Friday, January 16, 2009

Natsume Yuujinchou Review

Rating - A

Plot review

Unlike other supernatural themed shows such as XXXholic, Mononoke or Hell Teacher nube, Natsume Yuujinchou does not portray ghosts as hideous creatures that must be exterminated. In fact, the ghosts themselves are extensively developed in this series and are portrayed as human-like in the things they do, some of them are even recurring now and then. Each episode provides a back story for the numerous ghosts Natsume must release from the Book of friends.

However, unlike the heroes the of the aforementioned series', Natsume is not capable of exorcism. The only thing he has against threats is a straight right hand, which only stuns evil ghosts. The real power comes from Nyanko-sensei, a white dog spirit trapped inside a fortune cat. It is interesting to note that the symbiotic bond between man and ghost drives the series, and makes it retain sense despite not having a continuous plot.

Sharp display with decent character designs and fluid animation. Nothing much to comment upon.

Final Remarks

You gotta watch this. It's a ghost story that doesn't focus on the horror side, but more on the feel-good side of interacting with spirits.

Wednesday, January 14, 2009

Shikabane Hime Kuro Episode 2

The war between the good guys and the baddies is now in full swing. Because of the inhuman invasion of the Kougon territory, things have gone a lot hotter this time around. In this episode, we get to see the power of the shichisei, and twisted they are.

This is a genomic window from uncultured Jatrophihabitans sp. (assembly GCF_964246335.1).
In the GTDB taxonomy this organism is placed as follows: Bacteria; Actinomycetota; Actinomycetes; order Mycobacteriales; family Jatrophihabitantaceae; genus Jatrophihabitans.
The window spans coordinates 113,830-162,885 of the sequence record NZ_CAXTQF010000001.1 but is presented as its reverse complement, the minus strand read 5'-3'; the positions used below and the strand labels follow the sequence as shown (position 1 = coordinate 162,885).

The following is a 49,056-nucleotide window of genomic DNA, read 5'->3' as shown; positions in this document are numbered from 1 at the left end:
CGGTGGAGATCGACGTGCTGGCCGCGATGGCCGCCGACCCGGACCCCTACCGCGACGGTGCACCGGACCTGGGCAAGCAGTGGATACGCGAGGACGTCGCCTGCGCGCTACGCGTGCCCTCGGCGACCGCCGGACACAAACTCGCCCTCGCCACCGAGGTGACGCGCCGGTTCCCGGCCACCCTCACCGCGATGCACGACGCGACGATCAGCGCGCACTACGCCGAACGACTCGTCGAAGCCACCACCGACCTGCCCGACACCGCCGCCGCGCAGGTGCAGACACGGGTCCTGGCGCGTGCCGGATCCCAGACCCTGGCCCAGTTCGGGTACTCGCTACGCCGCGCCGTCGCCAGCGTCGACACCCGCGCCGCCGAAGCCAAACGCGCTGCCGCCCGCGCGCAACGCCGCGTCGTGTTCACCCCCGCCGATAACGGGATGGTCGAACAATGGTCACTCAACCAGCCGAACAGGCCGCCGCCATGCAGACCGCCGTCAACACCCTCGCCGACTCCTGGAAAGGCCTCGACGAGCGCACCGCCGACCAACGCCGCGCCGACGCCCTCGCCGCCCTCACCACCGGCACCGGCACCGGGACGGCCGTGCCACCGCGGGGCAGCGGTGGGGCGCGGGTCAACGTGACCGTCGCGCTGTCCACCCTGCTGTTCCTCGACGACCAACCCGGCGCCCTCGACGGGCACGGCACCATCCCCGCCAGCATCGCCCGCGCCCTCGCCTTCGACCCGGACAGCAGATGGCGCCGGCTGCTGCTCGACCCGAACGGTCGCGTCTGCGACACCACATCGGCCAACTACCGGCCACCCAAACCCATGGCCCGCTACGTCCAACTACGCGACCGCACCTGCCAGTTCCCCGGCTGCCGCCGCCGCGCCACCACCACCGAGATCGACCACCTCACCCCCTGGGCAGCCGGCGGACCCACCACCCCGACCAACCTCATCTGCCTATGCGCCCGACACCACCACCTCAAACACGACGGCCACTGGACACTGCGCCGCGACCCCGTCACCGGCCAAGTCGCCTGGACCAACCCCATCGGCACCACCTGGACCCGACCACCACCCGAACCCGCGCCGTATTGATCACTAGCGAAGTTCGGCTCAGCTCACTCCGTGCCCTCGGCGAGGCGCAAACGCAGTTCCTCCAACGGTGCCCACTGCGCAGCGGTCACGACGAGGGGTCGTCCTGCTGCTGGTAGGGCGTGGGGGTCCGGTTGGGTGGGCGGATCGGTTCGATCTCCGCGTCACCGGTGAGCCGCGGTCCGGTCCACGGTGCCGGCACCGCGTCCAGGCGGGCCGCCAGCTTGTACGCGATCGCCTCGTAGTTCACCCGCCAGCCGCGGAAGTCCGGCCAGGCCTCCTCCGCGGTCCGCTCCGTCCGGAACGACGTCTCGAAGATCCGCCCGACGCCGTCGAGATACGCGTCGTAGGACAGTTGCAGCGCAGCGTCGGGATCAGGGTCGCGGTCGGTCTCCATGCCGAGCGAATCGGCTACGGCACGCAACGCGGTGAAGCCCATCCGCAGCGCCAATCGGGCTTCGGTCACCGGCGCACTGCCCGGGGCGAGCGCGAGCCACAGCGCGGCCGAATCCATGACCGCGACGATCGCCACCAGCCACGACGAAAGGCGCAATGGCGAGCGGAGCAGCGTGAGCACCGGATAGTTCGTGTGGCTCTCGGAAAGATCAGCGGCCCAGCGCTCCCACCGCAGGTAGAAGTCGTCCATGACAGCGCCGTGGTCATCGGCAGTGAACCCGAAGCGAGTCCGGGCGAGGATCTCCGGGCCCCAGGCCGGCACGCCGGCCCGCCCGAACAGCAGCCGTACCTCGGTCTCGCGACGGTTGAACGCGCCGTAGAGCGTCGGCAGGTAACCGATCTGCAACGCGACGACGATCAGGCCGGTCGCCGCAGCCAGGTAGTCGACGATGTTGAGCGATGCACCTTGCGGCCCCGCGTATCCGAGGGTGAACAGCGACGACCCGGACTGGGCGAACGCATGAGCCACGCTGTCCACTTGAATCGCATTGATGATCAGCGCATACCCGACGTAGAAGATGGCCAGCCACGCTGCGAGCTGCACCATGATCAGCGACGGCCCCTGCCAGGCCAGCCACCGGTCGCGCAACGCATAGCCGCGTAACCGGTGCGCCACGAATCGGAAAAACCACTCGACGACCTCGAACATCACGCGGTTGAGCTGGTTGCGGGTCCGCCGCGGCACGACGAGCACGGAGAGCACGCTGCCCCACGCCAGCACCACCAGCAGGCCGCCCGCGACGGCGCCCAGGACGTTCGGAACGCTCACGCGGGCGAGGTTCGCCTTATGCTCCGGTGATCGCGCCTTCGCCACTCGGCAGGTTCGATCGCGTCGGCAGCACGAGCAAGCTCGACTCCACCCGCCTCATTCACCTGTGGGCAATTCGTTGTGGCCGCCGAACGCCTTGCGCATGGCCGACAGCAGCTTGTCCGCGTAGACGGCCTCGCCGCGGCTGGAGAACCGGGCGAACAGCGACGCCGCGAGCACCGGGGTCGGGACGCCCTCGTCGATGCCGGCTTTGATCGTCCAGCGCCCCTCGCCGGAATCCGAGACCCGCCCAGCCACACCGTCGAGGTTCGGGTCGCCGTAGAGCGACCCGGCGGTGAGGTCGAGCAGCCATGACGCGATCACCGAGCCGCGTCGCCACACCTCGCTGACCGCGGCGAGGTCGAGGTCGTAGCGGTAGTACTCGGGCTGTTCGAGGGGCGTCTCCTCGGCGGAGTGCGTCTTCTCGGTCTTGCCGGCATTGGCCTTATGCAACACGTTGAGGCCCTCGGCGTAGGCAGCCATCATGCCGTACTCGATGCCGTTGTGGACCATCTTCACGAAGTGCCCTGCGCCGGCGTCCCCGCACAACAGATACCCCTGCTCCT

Plot aside, I would like to correct myself when I said Makina accepted Oori last episode. That definitely is NOT the case after all. Episode 2 clearly shows us how Makina still draws strength from dead Keisei. Furthermore, let me acknowledge the piss-poor attempt at fanservice by the perverted monk and his hime. However, I can forgive them for that, as they chose a most viable target, Kamika.

For the Nth time, let me note the balance of power between the heroes and the baddies. Despite poor attempts to placate nerdy otaku losers with half baked moe girls, I would like to point out that this is an example of a well-played out conflict. The heroes are as formidable as their enemies and they do not fight at a numerical disadvantage. They're able to punch holes through the "strong" barrier, and that is a nice break from the inept heroes we've been seeing from action titles.

Stay tuned!

RideBack Episode 1

RideBack is about this futuristic machines which look like Mechs and Motorcycles combined. Our main character is Rin, a ballerina who decides to quit ballet after snapping her ankle onstage, and the first episode shows emptiness that follows her move to another school...until she inadvertedly encounters this group of RideBack enthusiasts who suggest she ride one of their machines. At first, she struggles to control the RideBack due to a technical problem, but after some help from a fellow rider, Rin manages to control the machine like it was an extension of her. Finally, Rin has found something meaningful.

I don't know the connection between the new world order presented and the RideBacks themselves. What has the war and military rule got to do with a bunch of young bikers anyway? Unless somewhere in the series, RideBacks will be used against the military(?). I mean, this anime is like Air Gear, but the politics angle is much more likely.

Quality-wise, the series is sharp. Lighting, detail, flow...excellent. However, I haven't yet accustomed myself to the facial designs, which looked a bit plain. It seems that they plan to sell toys someday, as the 3d images of RideBack models are very prominent.

Series picked!